Book Beginnings & The Friday 56: The Fellowship of the Ring by J R R Tolkein

Every Friday Book Beginnings on Friday is hosted by Gillion at Rose City Reader where you can share the first sentence (or so) of the book you are reading, along with your initial thoughts about the sentence, impressions of the book, or anything else the opener inspires.

I’m currently reading The Fellowship of the Ring by J R R Tolkein, the first book in The Lord of the Rings, one of the few books I’ve previously read several times. I first came across it at the library when I was a teenager and I loved it so much that I decided I needed to buy my own copy for myself. It contains all three books, The Fellowship of the Ring, The Two Towers and The Return of the King.

The Book begins with a Prologue: Concerning Hobbits

Hobbits are an unobtrusive but very ancient people, more numerous formerly than they are today; for they love peace and quiet and good tilled earth: a well-ordered and well-farmed countryside was their favourite haunt.

Chapter 1: A Long-Expected Party

When Mr Bilbo Baggins of Bag-End announced that he would shortly be celebrating his eleventy-first birthday with a party of special magnificence, there was much talk and excitement in Hobbiton.

Also every Friday there is The Friday 56, hosted by Freda at Freda’s Voice, where you grab a book and turn to page 56 (or 56% of an eBook), find one or more interesting sentences (no spoilers), and post them.

Page 56:

Frodo took the envelope from the mantelpiece, and glanced at it, but did not open it.

‘You’ll find his will and all the other documents in there, I think,’ said the wizard. ‘You are the master of Bag-End now. And also, I fancy, you’ll find a golden ring.’

‘The ring!’ exclaimed Frodo. ‘Has he left me that? I wonder why. Still it may be useful.’

‘It may, and it may not,’ said Gandalf. ‘I should not make use of it, if I were you. But keep it secret, and keep it safe! Now I am going to bed.’

Synopsis from Goodreads

Sauron, the Dark Lord, has gathered to him all the Rings of Power – the means by which he intends to rule Middle-earth. All he lacks in his plans for dominion is the One Ring – the ring that rules them all – which has fallen into the hands of the hobbit, Bilbo Baggins.

In a sleepy village in the Shire, young Frodo Baggins finds himself faced with an immense task, as the Ring is entrusted to his care. He must leave his home and make a perilous journey across the realms of Middle-earth to the Crack of Doom, deep inside the territories of the Dark Lord. There he must destroy the Ring forever and foil the Dark Lord in his evil purpose.

~~~~~

Re-reading it now, it has lost none of the magic I found the first time. It is one of my all time favourite books

Book Beginnings & The Friday 56: The Silence of the Girls by Pat Barker

Every Friday Book Beginnings on Friday is hosted by Gillion at Rose City Reader where you can share the first sentence (or so) of the book you are reading, along with your initial thoughts about the sentence, impressions of the book, or anything else the opener inspires.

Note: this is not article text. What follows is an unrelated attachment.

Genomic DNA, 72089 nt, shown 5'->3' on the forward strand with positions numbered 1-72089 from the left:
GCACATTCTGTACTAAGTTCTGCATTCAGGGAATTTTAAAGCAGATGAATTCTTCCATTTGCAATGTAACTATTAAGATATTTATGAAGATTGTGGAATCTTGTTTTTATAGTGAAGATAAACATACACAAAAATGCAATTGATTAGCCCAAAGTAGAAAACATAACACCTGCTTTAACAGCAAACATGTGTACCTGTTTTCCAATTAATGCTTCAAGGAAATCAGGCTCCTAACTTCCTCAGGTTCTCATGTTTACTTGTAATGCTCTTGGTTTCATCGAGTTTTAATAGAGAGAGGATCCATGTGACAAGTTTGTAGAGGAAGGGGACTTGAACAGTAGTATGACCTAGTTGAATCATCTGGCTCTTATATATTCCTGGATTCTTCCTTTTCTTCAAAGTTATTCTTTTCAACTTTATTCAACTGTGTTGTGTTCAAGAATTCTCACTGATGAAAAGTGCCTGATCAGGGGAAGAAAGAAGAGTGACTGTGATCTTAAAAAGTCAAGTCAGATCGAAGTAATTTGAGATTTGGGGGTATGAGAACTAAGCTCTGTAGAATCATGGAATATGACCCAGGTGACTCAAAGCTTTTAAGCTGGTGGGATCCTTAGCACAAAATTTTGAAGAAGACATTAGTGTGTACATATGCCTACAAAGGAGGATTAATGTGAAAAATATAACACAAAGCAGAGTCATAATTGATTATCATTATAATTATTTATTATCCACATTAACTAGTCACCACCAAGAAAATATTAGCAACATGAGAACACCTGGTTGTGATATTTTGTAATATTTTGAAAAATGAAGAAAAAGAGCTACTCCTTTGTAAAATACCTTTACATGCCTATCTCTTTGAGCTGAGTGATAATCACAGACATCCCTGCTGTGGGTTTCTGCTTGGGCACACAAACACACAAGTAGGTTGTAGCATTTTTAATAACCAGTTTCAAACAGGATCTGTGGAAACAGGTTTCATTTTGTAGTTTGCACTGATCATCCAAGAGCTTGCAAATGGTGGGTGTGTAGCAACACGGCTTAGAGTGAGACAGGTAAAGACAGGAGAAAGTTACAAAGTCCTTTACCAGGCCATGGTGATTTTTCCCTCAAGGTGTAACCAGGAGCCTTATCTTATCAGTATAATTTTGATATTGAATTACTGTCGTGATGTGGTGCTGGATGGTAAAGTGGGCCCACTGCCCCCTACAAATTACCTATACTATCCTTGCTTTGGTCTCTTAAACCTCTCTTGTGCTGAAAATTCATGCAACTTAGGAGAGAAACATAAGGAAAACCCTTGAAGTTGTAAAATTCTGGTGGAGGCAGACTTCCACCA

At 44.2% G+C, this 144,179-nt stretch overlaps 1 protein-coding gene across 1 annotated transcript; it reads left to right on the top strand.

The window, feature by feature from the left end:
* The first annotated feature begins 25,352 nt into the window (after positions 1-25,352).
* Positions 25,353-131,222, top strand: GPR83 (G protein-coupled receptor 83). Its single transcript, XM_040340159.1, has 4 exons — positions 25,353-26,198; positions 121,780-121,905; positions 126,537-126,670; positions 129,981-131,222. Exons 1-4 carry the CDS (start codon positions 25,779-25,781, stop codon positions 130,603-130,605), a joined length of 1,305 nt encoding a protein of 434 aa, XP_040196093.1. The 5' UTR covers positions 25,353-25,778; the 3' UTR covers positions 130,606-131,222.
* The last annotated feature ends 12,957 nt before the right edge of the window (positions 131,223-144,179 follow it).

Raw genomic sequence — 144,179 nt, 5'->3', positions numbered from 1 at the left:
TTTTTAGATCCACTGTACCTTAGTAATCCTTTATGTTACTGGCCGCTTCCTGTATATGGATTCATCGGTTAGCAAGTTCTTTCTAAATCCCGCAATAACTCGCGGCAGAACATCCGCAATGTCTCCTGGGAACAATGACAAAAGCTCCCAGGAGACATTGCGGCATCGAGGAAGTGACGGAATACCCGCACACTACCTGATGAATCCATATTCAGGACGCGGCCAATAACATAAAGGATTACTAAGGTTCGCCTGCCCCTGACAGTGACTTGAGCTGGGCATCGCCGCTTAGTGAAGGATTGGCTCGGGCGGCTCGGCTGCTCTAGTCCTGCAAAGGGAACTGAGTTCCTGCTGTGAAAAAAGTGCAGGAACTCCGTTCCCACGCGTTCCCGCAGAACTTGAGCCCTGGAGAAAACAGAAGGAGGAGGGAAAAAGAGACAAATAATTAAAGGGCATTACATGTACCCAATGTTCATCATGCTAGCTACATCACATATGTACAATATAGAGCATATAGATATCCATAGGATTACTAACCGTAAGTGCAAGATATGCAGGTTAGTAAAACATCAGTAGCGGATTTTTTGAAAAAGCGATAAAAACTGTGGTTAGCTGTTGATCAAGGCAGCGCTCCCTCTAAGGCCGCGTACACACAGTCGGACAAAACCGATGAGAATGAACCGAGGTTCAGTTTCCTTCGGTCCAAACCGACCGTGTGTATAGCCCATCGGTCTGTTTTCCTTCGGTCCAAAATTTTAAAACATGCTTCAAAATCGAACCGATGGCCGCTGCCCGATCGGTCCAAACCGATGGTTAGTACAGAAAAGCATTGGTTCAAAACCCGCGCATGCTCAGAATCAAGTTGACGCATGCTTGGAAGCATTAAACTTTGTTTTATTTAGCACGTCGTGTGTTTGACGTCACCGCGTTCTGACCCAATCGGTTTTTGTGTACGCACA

The Silence of the Girls is one of the latest books I bought. It is the first book in Pat Barker’s Troy series, historical fiction retelling the story of the Trojan war from the point of view of the women.

The Book begins:

Great Achilles. Brilliant Achilles, shining Achilles, godlike Achilles … How the epithets pile up. We never called him any of those things; we called him ‘the butcher’.

Also every Friday there is The Friday 56, hosted by Freda at Freda’s Voice, where you grab a book and turn to page 56 (or 56% of an eBook), find one or more interesting sentences (no spoilers), and post them.

Page 56:

Somebody once said to me: You never mention his looks. And it’s true, I don’t, I find it difficult. At that time, he was probably the most beautiful man alive, as he was certainly the most violent, but that’s the problem. How do you separate a tiger’s beauty from its ferocity? Or a cheetah’s elegance from its speed of attack? Achilles was like that – the beauty and the terror were two sides of a single coin.

Synopsis from Fantastic Fiction:

Here is the story of the Iliad as we’ve never heard it before: in the words of Briseis, Trojan queen and captive of Achilles. Given only a few words in Homer’s epic and largely erased by history, she is nonetheless a pivotal figure in the Trojan War. In these pages she comes fully to life: wry, watchful, forging connections among her fellow female prisoners even as she is caught between Greece’s two most powerful warriors. Her story pulls back the veil on the thousands of women who lived behind the scenes of the Greek army camp—concubines, nurses, prostitutes, the women who lay out the dead—as gods and mortals spar, and as a legendary war hurtles toward its inevitable conclusion. Brilliantly written, filled with moments of terror and beauty, The Silence of the Girls gives voice to an extraordinary woman—and makes an ancient story new again.

The Silence of the Girls was nominated for


Baileys Women’s Prize for Fiction Best Book
Women’s Prize For Fiction Best Novel
Costa Book Awards Best Novel

It was also:

A Washington Post Notable Book
One of the Best Books of the Year: NPR, The Economist, Financial Times